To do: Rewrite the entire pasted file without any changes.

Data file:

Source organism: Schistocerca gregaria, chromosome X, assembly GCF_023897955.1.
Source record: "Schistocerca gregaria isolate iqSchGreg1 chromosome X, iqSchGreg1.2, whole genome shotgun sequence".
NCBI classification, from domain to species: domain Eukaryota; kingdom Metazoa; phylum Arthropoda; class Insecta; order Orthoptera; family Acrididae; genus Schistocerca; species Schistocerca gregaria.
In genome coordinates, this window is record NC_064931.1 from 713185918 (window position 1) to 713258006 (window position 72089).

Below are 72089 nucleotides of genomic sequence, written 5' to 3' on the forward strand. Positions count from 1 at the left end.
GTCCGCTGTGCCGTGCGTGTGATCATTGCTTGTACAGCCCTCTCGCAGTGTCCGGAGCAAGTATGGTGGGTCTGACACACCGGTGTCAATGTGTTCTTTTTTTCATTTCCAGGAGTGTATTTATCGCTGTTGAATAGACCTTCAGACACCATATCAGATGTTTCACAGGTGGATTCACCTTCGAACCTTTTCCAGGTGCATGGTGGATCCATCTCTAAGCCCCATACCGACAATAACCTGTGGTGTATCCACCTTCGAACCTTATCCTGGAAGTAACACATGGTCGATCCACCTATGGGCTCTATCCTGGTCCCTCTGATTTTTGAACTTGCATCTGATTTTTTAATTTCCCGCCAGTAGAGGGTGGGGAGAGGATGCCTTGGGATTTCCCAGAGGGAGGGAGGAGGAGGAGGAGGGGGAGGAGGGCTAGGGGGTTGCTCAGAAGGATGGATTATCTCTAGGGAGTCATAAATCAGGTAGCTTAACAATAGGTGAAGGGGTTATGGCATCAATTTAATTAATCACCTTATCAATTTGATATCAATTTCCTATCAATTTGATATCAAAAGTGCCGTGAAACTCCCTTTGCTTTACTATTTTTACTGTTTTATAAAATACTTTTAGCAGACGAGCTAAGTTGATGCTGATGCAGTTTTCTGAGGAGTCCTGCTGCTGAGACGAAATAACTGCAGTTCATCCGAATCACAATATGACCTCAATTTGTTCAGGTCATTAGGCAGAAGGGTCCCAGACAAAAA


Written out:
Source organism: Schistocerca gregaria, chromosome X, assembly GCF_023897955.1.
Source record: "Schistocerca gregaria isolate iqSchGreg1 chromosome X, iqSchGreg1.2, whole genome shotgun sequence".
NCBI classification, from domain to species: domain Eukaryota; kingdom Metazoa; phylum Arthropoda; class Insecta; order Orthoptera; family Acrididae; genus Schistocerca; species Schistocerca gregaria.
In genome coordinates, this window is record NC_064931.1 from 713185918 (window position 1) to 713258006 (window position 72089).

Below are 72089 nucleotides of genomic sequence, written 5' to 3' on the forward strand. Positions count from 1 at the left end.
GTCCGCTGTGCCGTGCGTGTGATCATTGCTTGTACAGCCCTCTCGCAGTGTCCGGAGCAAGTATGGTGGGTCTGACACACCGGTGTCAATGTGTTCTTTTTTTCATTTCCAGGAGTGTATTTATCGCTGTTGAATAGACCTTCAGACACCATATCAGATGTTTCACAGGTGGATTCACCTTCGAACCTTTTCCAGGTGCATGGTGGATCCATCTCTAAGCCCCATACCGACAATAACCTGTGGTGTATCCACCTTCGAACCTTATCCTGGAAGTAACACATGGTCGATCCACCTATGGGCTCTATCCTGGTCCCTCTGATTTTTGAACTTGCATCTGATTTTTTAATTTCCCGCCAGTAGAGGGTGGGGAGAGGATGCCTTGGGATTTCCCAGAGGGAGGGAGGAGGAGGAGGAGGGGGAGGAGGGCTAGGGGGTTGCTCAGAAGGATGGATTATCTCTAGGGAGTCATAAATCAGGTAGCTTAACAATAGGTGAAGGGGTTATGGCATCAATTTAATTAATCACCTTATCAATTTGATATCAATTTCCTATCAATTTGATATCAAAAGTGCCGTGAAACTCCCTTTGCTTTACTATTTTTACTGTTTTATAAAATACTTTTAGCAGACGAGCTAAGTTGATGCTGATGCAGTTTTCTGAGGAGTCCTGCTGCTGAGACGAAATAACTGCAGTTCATCCGAATCACAATATGACCTCAATTTGTTCAGGTCATTAGGCAGAAGGGTCCCAGACAAAAA